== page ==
**I. The first factors problem set in the 5th grade TERC/Investigations Student Activity Book**, from the very beginning of the book [click to enlarge]:

**II. The first factors problem set in the 5th grade Singapore Math**, from the very beginning of the book [click to enlarge]:

*Primary Mathematics 5A Workbook***II. Extra Credit**

Which approach helps lay more of a foundation for early algebra?

## 5 comments:

I don't like Investigations, but what is bothering me a little about these comparisons is that we are just comparing two practice pages from some place in both programs. Factors and multiples are taught in Primary Mathematics 4A, and the workbook has some problems similar to these. In Investigations they are apparently taught in 5th grade. In Primary Mathematics, they are only reviewed. The workbook for 5A, in the preceding exercise, asks for factors of 48, and then of 72, 128, and 150. Prime factorization is (or was before they adopted Common Core Standards) a California requirement for fifth grade. Many states have or had lower standards than Singapore or California. I would guess therefore that Investigations does not even teach prime factorization at this level. Are we comparing what is taught when, in which case all that needs to be said is that Investigations does not teach prime factorization and exponents in fifth grade, but Primary Mathematics Standards edition does, or how a topic is taught?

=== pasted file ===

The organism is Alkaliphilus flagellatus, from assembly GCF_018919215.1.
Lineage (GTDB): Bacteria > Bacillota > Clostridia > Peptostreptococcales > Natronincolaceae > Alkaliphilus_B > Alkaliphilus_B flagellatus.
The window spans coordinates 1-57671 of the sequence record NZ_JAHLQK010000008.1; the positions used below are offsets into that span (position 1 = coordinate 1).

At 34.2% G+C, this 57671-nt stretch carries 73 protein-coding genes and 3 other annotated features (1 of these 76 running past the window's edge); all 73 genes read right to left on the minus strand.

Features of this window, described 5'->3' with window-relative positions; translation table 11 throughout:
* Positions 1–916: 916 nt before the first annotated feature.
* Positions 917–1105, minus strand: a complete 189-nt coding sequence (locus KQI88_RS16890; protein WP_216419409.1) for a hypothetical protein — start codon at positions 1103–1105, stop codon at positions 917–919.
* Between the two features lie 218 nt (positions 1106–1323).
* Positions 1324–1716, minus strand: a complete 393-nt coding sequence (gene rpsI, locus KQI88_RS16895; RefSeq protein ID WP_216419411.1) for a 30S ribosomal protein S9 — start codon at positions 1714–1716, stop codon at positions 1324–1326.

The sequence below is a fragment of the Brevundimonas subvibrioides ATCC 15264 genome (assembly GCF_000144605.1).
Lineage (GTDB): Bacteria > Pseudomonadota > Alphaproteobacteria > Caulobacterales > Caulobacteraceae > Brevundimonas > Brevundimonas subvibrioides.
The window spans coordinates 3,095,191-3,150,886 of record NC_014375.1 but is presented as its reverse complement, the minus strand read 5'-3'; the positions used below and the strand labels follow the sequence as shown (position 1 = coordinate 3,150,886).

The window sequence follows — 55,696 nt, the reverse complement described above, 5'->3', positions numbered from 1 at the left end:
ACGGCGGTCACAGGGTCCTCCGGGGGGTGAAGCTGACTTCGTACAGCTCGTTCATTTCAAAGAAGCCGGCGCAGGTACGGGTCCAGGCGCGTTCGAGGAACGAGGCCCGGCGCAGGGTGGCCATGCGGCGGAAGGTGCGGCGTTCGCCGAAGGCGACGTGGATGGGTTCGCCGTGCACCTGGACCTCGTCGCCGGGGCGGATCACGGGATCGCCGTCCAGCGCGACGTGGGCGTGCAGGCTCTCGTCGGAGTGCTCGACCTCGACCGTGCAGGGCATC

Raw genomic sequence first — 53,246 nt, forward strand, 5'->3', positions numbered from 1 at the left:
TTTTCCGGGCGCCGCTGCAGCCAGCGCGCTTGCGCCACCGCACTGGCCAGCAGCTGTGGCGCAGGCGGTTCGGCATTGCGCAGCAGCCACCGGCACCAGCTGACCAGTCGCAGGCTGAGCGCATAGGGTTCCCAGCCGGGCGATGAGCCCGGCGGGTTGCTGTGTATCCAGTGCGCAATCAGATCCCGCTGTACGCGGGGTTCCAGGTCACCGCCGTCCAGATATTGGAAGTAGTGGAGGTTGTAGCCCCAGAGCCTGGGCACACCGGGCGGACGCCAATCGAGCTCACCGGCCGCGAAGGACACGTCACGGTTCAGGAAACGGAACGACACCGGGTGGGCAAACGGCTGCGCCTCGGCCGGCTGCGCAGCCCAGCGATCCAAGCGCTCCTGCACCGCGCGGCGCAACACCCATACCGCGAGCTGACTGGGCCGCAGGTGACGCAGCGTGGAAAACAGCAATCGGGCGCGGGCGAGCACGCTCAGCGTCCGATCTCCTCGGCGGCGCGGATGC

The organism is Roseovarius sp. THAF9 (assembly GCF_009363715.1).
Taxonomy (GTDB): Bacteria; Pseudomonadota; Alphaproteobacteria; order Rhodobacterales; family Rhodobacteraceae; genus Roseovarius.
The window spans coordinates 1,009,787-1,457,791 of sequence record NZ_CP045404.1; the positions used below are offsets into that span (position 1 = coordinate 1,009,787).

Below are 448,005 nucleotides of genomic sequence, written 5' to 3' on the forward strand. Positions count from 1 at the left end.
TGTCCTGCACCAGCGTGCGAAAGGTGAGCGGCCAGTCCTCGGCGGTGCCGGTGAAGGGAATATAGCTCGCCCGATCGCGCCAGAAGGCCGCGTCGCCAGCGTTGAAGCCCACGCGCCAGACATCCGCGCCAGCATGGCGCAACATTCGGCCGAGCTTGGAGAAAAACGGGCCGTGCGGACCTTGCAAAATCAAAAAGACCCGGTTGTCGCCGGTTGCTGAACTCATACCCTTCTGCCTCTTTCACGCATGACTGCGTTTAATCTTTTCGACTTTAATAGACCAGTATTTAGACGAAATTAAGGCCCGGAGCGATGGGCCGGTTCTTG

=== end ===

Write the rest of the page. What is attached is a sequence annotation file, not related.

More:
"Are we comparing what is taught when"

In these problems of the week, we are (usually) comparing what students are being asked to do at similar points within the curriculum for a given grade level.

These snapshot comparisons are intended to complement the broader comparisons that have been made (here on this blog and in many other places) between Reform Math and other curricula.

Katharine, is 1 no longer considered a prime number? I'm sure that when I was going to school, lists of prime numbers began with 1.

Also, I blogged a bit about yesterday's tutoring experience here:

Finding Out What the Words Mean

FedupMom,

Whether or not 1 is prime isn't something that has concerned me much. It seems purely definitional; of little mathematical consequence (I'm pretty sure my father, a mathematician, told me as much back when I perhaps a bit more curious about it).

But it occurs to me that it

isconsequential in the SM problems here: when you break down a number into its prime factors expressed in exponential form, what power should you raise the ubiquitous factor 1 to?Post a Comment